Gosuke Katoh has had his ups and downs during the first four seasons of professional baseball in the New York Yankees minor league system. He’s battled through being demoted and finished 2016 with the Charleston RiverDogs.
Katoh had played high school baseball at Rancho Bernardo in San Diego where excelled playing second base and batting at a .429 clip his senior season. Katoh decided at that point in time to stay close to home accepting a scholarship to play baseball at UCLA.
While watching the 2013 baseball draft, Katoh was watching to see where his friends were being taken in the draft. Much to his surprise, he heard his own named called by the Yankees in the second round. “It completely just surprised me. I was watching TV, the draft, pretty much just as a fan because I played with most of those guys who went in the first round. I was just texting them like, ‘Hey man, congratulations.’ Little did I know I was going to get drafted on TV, so it was exciting and I was really surprised,” Katoh said.
Katoh was faced with an unexpected dilemma. “It was a really tough decision my senior year because when I committed to UCLA, I pretty much knew 100% that I was going to go there and play baseball for them and that was my dream school because my mom went there and my dad went there. I always grew up as a Bruin fan and being from southern California, they’re always a good baseball school and always have good athletics and good education. It was really tough to turn down, but when the Yankees called I was really excited to open up a new chapter in my life and to get my professional baseball career started,” Katoh said of his choice to accept the Yankees offer.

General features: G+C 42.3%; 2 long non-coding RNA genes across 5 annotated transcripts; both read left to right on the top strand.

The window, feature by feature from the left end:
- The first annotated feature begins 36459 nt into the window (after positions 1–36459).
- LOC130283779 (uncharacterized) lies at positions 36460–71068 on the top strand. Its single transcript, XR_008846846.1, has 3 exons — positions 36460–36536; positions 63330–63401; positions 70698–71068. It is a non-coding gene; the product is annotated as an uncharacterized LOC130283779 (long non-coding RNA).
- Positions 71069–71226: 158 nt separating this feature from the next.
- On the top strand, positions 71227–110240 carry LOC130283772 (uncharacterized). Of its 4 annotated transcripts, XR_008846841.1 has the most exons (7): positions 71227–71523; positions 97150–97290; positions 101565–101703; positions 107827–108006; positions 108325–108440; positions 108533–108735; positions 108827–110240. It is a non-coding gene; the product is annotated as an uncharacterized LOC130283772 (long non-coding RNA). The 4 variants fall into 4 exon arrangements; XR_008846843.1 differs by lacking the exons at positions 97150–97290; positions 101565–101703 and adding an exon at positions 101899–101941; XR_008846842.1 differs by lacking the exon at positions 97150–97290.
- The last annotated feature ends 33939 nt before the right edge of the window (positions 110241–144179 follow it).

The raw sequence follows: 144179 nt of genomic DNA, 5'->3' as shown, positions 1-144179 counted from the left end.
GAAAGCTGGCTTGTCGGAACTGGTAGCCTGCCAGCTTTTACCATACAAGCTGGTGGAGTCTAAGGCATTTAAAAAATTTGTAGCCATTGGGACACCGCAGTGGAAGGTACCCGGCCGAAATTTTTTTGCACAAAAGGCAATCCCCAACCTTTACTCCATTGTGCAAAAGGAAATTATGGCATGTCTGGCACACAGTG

Katoh was sent to the Gulf Coast League soon after signing and soon showed why the Yankees had taken a chance on him in the second round. He hit .310 while posting an on base percentage of .402 in 50 games. “I think it was because it was pretty much just an extension of my high school season. I finished high school, won our state championship and then basically again next week I was playing baseball again in Florida. That was a pretty easy transition on the field. We were playing day games, so I was really used to that.”
Katoh had to adjust to living across the country and was on his own for the first time in his life. “The off the field stuff was the hardest for me because it was my first time away from home for a very long period of time. You know having to take care of my body by myself and living on my own was pretty tough.”
The Yankees were impressed with his 2013 season and assigned him to the full season single-A Charleston RiverDogs for 2014. His numbers at the plate declined though as he hit .222, although he was still getting on base with a relatively good .345 on base percentage.
The next season, the Yankees assigned him to Charleston again where he started off the season. Katoh was then faced with his first setback when he was sent to extended spring training and then down a level to the Pulaski Yankees shortly into the 2015 season. “It was really tough to go down because it was my first time ever experiencing failure really. Through high school, I’ve always succeeded for the most part and to fail was kind of tough but I really learned a lot on the mental side of baseball and a lot of the coaches here helped me out. The hitting coach has helped me out and all the staff in Tampa really helped me out with my mental game. I went to Tampa for extended for a little bit and really worked on my swing with the hitting instructor, James Rowson,” Katoh said.